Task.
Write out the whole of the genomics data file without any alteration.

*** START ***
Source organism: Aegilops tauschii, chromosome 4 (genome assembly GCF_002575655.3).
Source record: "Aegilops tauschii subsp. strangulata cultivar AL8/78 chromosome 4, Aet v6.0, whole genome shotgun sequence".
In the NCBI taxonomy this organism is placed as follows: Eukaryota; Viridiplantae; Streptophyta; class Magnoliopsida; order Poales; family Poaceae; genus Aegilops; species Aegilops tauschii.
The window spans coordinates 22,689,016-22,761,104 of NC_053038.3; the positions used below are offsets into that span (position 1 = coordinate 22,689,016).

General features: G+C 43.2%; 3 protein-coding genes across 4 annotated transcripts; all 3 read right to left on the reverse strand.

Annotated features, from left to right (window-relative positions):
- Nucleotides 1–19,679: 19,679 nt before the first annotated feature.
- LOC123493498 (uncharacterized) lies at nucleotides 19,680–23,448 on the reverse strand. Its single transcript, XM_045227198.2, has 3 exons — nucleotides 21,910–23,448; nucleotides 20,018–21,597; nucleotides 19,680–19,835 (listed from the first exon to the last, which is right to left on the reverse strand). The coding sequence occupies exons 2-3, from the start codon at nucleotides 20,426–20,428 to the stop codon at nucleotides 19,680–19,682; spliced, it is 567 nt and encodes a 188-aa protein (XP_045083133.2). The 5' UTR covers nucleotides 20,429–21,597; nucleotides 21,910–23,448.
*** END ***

Source organism: Aegilops tauschii, chromosome 4 (genome assembly GCF_002575655.3).
Source record: "Aegilops tauschii subsp. strangulata cultivar AL8/78 chromosome 4, Aet v6.0, whole genome shotgun sequence".
In the NCBI taxonomy this organism is placed as follows: Eukaryota; Viridiplantae; Streptophyta; class Magnoliopsida; order Poales; family Poaceae; genus Aegilops; species Aegilops tauschii.
The window spans coordinates 22,689,016-22,761,104 of NC_053038.3; the positions used below are offsets into that span (position 1 = coordinate 22,689,016).

General features: G+C 43.2%; 3 protein-coding genes across 4 annotated transcripts; all 3 read right to left on the reverse strand.

Annotated features, from left to right (window-relative positions):
- Nucleotides 1–19,679: 19,679 nt before the first annotated feature.
- LOC123493498 (uncharacterized) lies at nucleotides 19,680–23,448 on the reverse strand. Its single transcript, XM_045227198.2, has 3 exons — nucleotides 21,910–23,448; nucleotides 20,018–21,597; nucleotides 19,680–19,835 (listed from the first exon to the last, which is right to left on the reverse strand). The coding sequence occupies exons 2-3, from the start codon at nucleotides 20,426–20,428 to the stop codon at nucleotides 19,680–19,682; spliced, it is 567 nt and encodes a 188-aa protein (XP_045083133.2). The 5' UTR covers nucleotides 20,429–21,597; nucleotides 21,910–23,448.